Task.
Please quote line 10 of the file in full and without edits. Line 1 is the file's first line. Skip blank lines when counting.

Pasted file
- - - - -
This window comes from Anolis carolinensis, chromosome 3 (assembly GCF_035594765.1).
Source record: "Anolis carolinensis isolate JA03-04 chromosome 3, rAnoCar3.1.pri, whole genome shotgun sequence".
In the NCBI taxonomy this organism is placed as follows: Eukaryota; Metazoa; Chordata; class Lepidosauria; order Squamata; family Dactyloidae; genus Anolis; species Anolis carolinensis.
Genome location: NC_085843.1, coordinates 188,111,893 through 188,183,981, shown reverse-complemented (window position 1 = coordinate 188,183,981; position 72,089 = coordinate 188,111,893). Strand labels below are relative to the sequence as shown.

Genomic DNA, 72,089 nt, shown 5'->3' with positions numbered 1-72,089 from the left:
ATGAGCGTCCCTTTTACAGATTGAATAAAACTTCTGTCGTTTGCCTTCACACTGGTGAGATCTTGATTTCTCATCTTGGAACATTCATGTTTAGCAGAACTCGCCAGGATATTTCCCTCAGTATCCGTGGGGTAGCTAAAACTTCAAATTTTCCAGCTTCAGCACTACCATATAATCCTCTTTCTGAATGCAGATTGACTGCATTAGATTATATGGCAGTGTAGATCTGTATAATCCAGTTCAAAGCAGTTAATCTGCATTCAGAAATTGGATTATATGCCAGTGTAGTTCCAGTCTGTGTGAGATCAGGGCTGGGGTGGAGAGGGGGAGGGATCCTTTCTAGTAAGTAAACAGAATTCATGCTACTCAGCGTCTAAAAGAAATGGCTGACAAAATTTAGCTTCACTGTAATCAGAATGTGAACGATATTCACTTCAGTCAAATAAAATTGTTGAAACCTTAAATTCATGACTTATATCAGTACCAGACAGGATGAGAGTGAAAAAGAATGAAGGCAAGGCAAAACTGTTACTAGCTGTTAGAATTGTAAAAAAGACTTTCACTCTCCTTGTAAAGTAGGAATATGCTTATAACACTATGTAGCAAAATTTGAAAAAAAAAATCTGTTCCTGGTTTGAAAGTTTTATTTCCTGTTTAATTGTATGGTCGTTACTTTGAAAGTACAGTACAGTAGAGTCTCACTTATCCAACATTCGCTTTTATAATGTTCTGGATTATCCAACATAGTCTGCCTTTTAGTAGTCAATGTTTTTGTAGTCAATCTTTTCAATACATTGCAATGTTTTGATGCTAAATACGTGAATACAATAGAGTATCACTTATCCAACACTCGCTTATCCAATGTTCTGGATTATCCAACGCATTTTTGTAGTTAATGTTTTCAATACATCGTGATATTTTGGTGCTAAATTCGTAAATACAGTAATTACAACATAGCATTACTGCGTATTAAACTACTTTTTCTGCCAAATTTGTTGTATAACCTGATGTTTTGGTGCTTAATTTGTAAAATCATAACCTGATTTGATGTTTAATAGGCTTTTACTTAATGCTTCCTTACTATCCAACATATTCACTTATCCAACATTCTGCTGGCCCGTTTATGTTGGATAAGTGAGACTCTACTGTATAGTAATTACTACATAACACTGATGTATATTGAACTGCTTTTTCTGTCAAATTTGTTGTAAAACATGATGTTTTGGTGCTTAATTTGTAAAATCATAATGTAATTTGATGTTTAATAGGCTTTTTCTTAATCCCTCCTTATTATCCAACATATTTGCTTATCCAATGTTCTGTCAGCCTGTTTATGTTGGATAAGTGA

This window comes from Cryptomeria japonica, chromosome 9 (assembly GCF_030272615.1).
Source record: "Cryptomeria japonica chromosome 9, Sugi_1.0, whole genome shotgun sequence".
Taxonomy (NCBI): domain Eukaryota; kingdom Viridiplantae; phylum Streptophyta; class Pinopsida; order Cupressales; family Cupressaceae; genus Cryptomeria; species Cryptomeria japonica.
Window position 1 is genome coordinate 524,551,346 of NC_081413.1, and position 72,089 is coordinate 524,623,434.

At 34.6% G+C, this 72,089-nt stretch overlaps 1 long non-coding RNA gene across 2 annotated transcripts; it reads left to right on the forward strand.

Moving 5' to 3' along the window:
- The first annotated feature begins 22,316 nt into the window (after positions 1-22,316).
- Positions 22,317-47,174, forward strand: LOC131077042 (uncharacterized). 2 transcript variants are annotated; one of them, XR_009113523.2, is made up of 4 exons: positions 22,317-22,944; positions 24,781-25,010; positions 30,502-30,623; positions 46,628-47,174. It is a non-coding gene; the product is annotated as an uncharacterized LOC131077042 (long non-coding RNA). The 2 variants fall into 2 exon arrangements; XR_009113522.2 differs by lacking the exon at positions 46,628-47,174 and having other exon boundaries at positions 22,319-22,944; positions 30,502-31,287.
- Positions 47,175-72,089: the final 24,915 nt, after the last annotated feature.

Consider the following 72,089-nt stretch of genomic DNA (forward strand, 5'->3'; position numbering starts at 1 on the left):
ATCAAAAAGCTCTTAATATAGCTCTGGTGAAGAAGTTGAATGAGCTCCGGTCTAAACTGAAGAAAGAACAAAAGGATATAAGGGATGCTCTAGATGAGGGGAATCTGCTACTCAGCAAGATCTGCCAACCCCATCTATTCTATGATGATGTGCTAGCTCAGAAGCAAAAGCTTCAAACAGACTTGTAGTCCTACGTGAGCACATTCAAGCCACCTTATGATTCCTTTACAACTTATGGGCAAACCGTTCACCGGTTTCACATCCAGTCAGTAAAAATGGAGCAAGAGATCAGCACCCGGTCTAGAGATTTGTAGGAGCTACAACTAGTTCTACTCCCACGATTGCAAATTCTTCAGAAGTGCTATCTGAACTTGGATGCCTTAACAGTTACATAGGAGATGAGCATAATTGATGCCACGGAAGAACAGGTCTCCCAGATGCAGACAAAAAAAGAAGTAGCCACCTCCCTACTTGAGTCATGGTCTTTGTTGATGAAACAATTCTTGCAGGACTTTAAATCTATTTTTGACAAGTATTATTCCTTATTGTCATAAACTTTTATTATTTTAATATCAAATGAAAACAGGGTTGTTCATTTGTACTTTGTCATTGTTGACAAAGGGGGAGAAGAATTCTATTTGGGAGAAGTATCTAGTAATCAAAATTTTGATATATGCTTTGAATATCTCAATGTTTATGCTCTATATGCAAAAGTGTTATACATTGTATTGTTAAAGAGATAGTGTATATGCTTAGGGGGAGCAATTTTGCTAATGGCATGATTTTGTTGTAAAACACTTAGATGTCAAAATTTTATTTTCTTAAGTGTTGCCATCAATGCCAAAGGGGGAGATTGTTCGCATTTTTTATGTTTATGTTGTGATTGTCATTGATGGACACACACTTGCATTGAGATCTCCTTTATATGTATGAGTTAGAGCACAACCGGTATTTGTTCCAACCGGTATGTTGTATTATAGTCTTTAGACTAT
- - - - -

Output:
Window position 1 is genome coordinate 524,551,346 of NC_081413.1, and position 72,089 is coordinate 524,623,434.